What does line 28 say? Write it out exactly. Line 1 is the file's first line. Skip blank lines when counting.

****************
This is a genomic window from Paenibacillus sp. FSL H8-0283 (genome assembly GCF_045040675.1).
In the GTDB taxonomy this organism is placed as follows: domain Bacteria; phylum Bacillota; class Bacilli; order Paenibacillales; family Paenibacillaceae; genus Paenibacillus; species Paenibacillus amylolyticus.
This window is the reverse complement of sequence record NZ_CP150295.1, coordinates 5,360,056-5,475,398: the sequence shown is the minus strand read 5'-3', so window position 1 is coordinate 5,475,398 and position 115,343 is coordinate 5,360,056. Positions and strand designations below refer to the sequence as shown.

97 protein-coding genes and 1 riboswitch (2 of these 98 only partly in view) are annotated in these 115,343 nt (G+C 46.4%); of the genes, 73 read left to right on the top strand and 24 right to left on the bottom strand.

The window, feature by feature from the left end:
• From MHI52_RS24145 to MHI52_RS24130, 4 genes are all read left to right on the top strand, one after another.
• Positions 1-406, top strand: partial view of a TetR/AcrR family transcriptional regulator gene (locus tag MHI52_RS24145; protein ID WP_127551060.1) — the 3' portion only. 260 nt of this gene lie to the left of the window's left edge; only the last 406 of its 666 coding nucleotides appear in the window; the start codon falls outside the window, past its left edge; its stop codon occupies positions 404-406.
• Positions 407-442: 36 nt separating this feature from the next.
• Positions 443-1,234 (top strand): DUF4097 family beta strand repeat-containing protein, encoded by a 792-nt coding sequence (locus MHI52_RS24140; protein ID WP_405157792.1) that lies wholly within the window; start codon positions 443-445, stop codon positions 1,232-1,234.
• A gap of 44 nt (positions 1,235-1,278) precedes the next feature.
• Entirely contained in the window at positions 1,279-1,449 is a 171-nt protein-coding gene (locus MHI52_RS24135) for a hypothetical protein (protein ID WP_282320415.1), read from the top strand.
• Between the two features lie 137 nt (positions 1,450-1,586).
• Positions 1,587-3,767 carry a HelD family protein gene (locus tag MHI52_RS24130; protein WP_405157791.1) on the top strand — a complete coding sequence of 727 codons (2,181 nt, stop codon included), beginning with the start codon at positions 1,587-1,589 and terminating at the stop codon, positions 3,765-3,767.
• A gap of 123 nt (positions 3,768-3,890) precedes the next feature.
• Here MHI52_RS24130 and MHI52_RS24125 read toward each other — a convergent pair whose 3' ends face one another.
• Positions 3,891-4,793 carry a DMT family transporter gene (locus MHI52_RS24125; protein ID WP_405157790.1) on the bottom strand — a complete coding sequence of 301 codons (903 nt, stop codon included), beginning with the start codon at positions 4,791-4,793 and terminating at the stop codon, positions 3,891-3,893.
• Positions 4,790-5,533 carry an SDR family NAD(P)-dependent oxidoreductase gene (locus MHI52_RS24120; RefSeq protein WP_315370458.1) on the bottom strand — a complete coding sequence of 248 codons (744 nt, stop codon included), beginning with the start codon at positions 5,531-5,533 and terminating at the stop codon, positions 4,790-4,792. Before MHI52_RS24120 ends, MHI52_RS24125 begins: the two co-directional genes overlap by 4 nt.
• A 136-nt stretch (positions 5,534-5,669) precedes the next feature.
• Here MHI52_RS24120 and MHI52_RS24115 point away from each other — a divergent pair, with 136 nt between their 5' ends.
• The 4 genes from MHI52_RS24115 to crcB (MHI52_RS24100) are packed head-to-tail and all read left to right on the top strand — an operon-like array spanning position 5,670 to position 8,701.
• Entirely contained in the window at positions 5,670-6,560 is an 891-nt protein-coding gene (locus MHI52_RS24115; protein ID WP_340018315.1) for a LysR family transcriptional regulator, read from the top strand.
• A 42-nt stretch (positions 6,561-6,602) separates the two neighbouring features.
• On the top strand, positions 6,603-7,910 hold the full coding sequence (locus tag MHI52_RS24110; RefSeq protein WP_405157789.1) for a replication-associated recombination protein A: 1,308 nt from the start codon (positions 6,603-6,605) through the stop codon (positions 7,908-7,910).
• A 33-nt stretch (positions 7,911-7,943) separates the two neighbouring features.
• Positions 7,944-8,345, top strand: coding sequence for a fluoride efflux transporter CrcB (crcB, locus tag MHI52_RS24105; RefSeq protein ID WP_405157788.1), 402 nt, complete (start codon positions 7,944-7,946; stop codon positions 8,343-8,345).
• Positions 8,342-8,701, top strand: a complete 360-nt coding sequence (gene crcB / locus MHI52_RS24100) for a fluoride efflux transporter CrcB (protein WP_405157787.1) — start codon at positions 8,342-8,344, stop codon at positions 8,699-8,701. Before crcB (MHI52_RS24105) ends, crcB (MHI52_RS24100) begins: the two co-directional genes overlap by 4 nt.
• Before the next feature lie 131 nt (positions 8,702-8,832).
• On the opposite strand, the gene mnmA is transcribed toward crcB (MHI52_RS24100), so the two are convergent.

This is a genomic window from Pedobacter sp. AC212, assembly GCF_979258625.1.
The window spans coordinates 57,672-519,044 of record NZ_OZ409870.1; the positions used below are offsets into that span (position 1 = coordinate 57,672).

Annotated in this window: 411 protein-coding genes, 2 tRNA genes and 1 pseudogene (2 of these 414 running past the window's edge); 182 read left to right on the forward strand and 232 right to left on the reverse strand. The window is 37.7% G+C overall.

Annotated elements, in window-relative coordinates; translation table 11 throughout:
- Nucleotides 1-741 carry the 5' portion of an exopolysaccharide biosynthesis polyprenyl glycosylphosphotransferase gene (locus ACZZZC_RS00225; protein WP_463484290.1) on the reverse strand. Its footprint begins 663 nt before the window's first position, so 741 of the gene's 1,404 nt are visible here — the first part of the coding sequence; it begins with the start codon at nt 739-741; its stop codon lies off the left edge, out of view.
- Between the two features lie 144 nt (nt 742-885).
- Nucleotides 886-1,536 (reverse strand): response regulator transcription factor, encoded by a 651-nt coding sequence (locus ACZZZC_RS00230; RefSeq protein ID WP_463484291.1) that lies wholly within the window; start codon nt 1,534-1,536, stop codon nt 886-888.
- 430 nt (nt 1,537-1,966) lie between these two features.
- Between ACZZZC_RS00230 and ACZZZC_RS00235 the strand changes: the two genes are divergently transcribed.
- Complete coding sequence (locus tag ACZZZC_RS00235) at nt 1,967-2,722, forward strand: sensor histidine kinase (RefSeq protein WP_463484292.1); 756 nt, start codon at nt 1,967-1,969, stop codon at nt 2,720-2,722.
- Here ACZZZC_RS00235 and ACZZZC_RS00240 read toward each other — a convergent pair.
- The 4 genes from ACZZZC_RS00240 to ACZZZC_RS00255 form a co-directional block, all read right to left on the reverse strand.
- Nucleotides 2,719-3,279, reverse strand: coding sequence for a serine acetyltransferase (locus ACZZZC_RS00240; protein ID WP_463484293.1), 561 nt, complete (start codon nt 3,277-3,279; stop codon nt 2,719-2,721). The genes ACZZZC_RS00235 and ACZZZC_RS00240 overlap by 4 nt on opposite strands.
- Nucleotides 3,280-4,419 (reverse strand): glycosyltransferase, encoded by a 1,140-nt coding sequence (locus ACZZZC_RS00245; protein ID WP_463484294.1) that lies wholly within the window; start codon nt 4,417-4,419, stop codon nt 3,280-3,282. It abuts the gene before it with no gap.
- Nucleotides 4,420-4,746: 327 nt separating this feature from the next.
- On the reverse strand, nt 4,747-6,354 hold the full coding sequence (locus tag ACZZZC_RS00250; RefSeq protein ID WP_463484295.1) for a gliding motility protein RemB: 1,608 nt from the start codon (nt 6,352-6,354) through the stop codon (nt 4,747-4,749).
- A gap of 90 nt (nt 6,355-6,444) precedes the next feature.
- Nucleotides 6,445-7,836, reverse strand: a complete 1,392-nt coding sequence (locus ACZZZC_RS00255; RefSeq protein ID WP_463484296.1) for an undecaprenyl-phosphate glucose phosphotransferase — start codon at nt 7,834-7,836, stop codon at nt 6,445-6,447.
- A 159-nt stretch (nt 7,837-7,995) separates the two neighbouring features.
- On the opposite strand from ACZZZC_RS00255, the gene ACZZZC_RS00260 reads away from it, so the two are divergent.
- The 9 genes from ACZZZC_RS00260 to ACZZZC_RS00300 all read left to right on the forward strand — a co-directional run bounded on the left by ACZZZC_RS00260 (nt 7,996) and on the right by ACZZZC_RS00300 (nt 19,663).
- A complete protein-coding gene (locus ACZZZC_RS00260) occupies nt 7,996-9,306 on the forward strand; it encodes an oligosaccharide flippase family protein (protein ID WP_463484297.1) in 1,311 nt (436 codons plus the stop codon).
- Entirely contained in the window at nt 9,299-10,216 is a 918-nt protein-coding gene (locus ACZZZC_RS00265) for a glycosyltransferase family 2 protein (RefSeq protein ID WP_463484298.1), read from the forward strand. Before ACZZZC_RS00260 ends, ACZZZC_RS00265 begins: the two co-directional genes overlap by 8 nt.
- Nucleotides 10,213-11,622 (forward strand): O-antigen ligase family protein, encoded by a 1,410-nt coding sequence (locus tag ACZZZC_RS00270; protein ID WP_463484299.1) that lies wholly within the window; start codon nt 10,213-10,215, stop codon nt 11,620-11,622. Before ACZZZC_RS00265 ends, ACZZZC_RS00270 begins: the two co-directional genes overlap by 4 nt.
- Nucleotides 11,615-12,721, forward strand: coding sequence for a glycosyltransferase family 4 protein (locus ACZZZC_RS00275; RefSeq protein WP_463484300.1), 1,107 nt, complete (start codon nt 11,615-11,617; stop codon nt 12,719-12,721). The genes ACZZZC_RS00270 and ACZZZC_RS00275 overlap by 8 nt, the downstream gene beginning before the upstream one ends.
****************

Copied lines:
• On the opposite strand, the gene mnmA is transcribed toward crcB (MHI52_RS24100), so the two are convergent.